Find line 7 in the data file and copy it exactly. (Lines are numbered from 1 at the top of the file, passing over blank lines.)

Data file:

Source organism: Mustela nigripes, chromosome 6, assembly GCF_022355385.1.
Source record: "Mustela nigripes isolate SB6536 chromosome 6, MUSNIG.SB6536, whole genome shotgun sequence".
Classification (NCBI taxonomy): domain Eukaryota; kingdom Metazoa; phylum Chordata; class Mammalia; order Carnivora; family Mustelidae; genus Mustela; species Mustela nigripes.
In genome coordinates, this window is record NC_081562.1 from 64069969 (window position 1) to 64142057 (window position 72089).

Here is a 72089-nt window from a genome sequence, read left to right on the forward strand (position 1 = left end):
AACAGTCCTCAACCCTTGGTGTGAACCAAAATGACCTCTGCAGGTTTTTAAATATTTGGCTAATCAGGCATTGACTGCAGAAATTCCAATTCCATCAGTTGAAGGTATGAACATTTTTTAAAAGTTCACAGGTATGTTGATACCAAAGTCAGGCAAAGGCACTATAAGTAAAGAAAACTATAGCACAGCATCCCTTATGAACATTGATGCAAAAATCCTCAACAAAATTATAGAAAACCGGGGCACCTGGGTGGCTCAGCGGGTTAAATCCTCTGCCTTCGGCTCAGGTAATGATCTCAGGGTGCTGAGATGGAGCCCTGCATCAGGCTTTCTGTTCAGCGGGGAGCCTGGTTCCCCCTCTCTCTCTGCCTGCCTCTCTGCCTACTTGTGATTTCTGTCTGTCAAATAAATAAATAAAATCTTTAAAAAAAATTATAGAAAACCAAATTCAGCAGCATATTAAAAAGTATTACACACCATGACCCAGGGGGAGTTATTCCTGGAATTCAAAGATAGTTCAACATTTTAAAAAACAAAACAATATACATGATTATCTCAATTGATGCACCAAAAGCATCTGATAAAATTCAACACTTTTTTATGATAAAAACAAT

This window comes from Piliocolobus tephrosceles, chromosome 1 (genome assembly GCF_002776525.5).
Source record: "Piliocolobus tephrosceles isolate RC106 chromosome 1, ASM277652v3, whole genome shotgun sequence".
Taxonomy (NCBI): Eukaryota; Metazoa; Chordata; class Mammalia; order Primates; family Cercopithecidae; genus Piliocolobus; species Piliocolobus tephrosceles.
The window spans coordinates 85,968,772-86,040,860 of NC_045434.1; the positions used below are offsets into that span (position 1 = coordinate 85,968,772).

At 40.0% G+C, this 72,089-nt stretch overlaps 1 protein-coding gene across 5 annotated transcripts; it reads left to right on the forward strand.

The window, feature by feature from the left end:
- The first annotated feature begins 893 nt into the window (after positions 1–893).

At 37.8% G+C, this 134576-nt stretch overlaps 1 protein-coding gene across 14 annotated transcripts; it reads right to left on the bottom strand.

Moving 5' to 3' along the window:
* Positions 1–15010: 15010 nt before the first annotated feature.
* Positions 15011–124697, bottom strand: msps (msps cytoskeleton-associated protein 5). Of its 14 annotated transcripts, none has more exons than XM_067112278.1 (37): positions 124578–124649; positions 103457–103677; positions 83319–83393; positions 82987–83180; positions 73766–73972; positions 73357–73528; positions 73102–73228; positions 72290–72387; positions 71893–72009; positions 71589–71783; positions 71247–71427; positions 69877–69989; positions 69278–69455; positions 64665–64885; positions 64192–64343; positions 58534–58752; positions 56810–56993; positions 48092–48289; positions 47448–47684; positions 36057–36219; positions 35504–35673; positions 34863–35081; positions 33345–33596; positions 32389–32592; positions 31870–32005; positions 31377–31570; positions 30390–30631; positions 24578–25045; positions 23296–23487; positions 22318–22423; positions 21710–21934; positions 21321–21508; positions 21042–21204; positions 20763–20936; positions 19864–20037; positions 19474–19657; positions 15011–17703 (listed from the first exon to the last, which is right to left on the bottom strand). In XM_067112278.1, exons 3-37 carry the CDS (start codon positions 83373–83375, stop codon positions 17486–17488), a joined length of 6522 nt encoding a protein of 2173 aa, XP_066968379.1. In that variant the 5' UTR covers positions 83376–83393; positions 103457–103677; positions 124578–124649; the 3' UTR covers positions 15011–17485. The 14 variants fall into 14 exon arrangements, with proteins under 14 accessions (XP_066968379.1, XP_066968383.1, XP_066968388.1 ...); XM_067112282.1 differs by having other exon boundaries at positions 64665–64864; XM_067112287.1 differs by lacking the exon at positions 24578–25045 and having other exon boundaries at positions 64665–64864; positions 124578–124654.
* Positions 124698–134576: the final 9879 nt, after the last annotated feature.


This window comes from Piliocolobus tephrosceles, chromosome 1 (genome assembly GCF_002776525.5).